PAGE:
One of the last paintings from his Italian period, this lithograph depicts Escher sitting in his studio in Rome, reflected in a mirrored sphere which is held in one of his hands. Light from the window at the far end of the room highlights the furniture behind Escher and casts a shadow across his face creating depth within the portrait. Some of his other works can be seen framed on the walls of the studio.
The work is representative of his increasing fascination with visual illusions, mirrored reflections, and perceptual self-references. The plain background of the work focuses attention onto the reflection but also causes the viewer to question the accuracy of the depiction, the hand and sphere appear to exist in a void in which only the reflection is real. This enigma is further enhanced by the fact that Escher gazes directly out of the picture instead of representing himself drawing the image. The fact that his face appears directly in the center of the sphere indicates his mastery over the illusion.
This self-portrait forms part of a much older practice of artists painting themselves reflected in convex surfaces with key examples including Self Portrait in a Convex Mirror (1524) by Parmigianino and Caravaggio's Medusa (1597). In his work Escher is both acknowledging this tradition through his detailed study of his own reflection and subverting it through the depiction of the mechanics of its creation.
This was Escher's most popular print, of which he made over 650 copies during his lifetime. It depicts a flock of birds flying in opposite directions over a rural landscape. The town is mirrored precisely on both sides of the picture but presented in daylight on the left and nighttime on the right. The squares of the fields metamorphize into the birds which then tesselate with each other across the top of the image utilizing the spaces between animals to enable the transition. This complex composition showcases the merging of earth and sky, night and day and different living creatures into one another. The regular chequerboard nature of the fields can be seen as a reference to 17th century Dutch art in which dramatic perspective and black and white tiled floors were prominent features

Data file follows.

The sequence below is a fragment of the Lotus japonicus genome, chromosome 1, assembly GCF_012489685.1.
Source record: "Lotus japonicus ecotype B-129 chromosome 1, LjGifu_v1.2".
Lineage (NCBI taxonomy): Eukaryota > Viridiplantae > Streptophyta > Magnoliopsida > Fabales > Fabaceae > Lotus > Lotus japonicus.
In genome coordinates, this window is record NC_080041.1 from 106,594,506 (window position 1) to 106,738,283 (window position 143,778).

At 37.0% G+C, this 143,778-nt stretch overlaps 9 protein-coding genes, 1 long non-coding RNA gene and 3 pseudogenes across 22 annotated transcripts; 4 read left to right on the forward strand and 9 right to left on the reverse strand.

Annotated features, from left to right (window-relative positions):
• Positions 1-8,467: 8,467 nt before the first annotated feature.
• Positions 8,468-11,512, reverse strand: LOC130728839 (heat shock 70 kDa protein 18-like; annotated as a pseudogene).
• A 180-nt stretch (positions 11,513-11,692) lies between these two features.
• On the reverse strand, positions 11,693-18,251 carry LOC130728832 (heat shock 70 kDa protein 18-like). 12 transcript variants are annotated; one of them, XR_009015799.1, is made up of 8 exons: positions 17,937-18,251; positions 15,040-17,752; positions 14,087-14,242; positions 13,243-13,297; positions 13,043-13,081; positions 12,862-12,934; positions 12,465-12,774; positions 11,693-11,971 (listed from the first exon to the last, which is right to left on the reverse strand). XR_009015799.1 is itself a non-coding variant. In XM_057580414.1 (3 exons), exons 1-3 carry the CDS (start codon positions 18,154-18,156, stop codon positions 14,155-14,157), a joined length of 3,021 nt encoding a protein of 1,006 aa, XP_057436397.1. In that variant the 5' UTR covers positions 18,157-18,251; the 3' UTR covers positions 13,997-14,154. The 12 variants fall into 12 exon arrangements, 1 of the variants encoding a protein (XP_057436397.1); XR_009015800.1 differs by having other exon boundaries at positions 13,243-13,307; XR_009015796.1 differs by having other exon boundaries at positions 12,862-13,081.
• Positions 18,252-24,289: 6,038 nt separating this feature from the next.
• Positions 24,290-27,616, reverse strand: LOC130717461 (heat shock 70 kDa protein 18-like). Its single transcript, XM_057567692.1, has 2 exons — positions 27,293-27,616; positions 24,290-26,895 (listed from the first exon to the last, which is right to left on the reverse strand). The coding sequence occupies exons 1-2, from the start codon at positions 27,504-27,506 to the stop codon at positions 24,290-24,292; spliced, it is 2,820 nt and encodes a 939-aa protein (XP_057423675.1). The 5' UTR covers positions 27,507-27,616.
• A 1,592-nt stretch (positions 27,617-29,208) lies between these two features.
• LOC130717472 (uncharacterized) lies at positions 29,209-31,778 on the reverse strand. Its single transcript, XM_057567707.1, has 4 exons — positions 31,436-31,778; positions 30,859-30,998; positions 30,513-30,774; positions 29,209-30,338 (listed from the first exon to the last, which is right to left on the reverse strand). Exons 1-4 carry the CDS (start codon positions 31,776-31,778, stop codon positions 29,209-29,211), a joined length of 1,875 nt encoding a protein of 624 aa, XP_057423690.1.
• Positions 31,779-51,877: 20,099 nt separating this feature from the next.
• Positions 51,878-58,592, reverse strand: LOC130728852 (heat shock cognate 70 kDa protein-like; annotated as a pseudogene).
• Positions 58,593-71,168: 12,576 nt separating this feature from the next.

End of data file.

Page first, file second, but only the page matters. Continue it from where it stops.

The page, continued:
The birds form part of a wider canon of Escher's work in which animals are either tessellated across the whole image (Escher called this 'regular division of the plane') or one animal becomes another through the use of interlocking designs and negative space. Examples of the former include Lizard (1942) and Regular Division of the Plane (1938); the latter, Sky and Water I (1938). These works were originally motivated by Escher's second visit to the Alhambra, a building which he considered to be "the richest source of inspiration that I have ever tapped". He initially created work utilizing the abstract geometrical elements he saw there, but gradually replaced these with stylized figures of animals, as seen here.
The work can be viewed from two perspectives and the eye naturally moves between the two. The bird's eye view, looking down on the landscape below, contrasts with the direct perspective where the birds are viewed straight on. The two perspectives are linked by the diagonal lines on the fields and on the birds' wings and these give a sense of movement upwards and in the direction of travel of the birds, removing the distinction between foreground and background.
Influences and Connections
Useful Resources on M.C. Escher
- The Magic of M.C. EscherOur PickBy J L. Locher
- M.C. Escher: Visions of SymmetryBy Doris Schattchneider
- Escher on Escher: Exploring the InfiniteBy M.C. Escher
- M.C. Escher: The Graphic WorkBy M.C. Escher
- M.C. Escher: His Life and Complete Graphic WorkBy F.H. Bool
- M.C. Escher at WorkOur Pick
- Interview with Escher's sonGeorge Escher talking about The House of Four Winds
- Adventures in PerceptionDocumentary Directed by Dutch filmmaker Han van Gelder on M.C. Escher
- M.C. Escher DocumentaryDocumentary about M.C. Escher's life produced by CINEMEDIA in co-production with Nederlandse Programma Stichting (NPS)